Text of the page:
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Monday, April 10, 2017

Being Dead is Not So Bad



Sodom fries.

Friend Xerxes raises anew the problem of evil: how can a just God be responsible for earthquakes and tsunamis?

This is not a real issue. It does not matter how one dies. The real issue is that we die. How is it that a good God kills us all?

The answer is simple. Given that God is omnipotent and good and merciful, we have a logical guarantee that, in fact, death is a good thing. It leads to a better, not a worse nor an equivalent, existence. There could be no other reason for it to exist.

Tower of Siloam falling on the just and the unjust.

Without positing the existence of God, we still have no reason to suppose death is a bad thing. Without positing the existence of God, we just don’t know.

Since it is itself morally neutral, there is no necessary significance to where and when a natural disaster happens. It cannot be because these people are morally worse than those. It might as well be because they are morally better. As I said, we all die. Jesus makes this clear, too, in his mention of the tower of Siloam in the Gospel.

It is equally clear in the Bible, though, that God can and does use natural disasters to change or obliterate a corrupt society. Two words: Sodom and Gomorrah. This probably happens rarely: natural disasters simply follow the laws of physics, like a vast clockwork, and happen mechanically. Why not, since they are morally neutral?

Lisbon rocks! 1755

But every now and then, it might be worthwhile for God to suspend the usual laws, to perform a miracle, in order to destroy or alter a corrupt system, in order to save us from its corruption. This, in the Bible, is what happens to the cities of the plain: they are destroyed as a corrupt society, and by miracle, not an ordinary natural disaster: a rain of sulphur.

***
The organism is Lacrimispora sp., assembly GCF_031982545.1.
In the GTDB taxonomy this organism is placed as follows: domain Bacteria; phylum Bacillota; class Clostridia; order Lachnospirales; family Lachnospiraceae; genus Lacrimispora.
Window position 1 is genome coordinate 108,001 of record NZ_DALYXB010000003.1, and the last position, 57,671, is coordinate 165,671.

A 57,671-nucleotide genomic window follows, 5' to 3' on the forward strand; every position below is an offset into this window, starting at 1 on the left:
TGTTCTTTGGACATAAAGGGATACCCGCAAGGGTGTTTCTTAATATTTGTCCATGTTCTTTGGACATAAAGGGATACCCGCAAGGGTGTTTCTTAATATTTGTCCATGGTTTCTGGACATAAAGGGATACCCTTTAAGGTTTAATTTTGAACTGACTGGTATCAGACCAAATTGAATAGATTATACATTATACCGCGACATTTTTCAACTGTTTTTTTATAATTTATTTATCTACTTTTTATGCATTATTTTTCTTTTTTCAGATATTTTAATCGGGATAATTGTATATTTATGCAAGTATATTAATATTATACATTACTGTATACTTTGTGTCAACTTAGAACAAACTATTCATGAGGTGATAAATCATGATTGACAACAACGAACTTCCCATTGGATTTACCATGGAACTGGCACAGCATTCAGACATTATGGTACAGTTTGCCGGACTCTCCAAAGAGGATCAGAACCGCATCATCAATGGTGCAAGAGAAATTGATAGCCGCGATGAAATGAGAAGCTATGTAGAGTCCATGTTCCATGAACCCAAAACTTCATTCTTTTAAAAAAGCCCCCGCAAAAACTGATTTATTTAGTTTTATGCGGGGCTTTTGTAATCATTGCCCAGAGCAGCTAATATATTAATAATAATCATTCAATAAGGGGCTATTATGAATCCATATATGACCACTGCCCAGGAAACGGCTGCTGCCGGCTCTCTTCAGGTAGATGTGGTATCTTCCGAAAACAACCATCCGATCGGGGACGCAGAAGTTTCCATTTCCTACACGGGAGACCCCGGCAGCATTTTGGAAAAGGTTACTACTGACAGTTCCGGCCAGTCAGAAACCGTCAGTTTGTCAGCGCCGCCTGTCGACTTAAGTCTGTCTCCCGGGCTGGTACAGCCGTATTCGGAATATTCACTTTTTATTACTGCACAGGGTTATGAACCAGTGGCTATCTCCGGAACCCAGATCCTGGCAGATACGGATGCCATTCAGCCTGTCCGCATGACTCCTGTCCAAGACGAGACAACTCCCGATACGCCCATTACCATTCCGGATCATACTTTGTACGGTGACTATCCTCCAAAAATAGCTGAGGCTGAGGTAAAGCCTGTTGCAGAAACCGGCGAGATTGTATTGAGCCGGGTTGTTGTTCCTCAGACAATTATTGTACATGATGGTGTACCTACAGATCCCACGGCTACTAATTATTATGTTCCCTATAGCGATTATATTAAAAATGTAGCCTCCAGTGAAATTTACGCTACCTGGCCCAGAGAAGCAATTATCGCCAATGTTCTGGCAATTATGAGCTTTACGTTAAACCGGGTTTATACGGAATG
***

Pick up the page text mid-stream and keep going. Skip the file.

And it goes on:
Has such a thing ever happened outside the Bible? Maybe.

Jerry Falwell and Pat Robertson took a lot of heat for saying at the time of 9/11 it might have been caused by America’s embrace of “the pagans and the abortionists and the feminists and the gays and the lesbians.” But this outrage is silly. God does not even need to enter into it. The radical Islamists did it, and they were quite clear: it was caused by America’s embrace of the pagans and the abortionists and the feminists and the gays and the lesbians.


Tangshan the morning after.

Another possible example from history is the Lisbon earthquake of 1755. This had direct effects on the thinking of the time. It tended to kill the optimism of the Enlightenment over the powers of reason, and inspired the Romantic movement. Voltaire, Rousseau, and Kant were all influenced. Rousseau concluded that cities were a bad idea. It may have led to Kant’s conclusion that reason had definite limits in what it could know.

This feels reminiscent of the story of the Tower of Babel in the Bible. Folks had gotten too confident in the powers of human reason and human effort. God was reminding us that he was also in the equation, and beyond our ken. That is the lesson that was taken.

Another candidate is the earthquake in Tangshan, China, in 1976. The message was reinforced by a traditional Chinese idea that natural disasters expressed heaven’s dissatisfaction with the current government. It led more or less directly to the end of the Cultural Revolution, the fall of the Gang of Four, and the rise of Deng Xiao-ping and his open door policy.

Nearer, my God, to Thee.

The sinking of the Titanic is another. Instinctively, ever since, we have taken the lesson as that of the Tower of Babel: it was human pride, supposing we could build something unsinkable. Perhaps so. Was it the sinking of the Titanic, and not the Great War that followed, that ended Victorian confidence in human progress?

And then there is spontaneous human combu--




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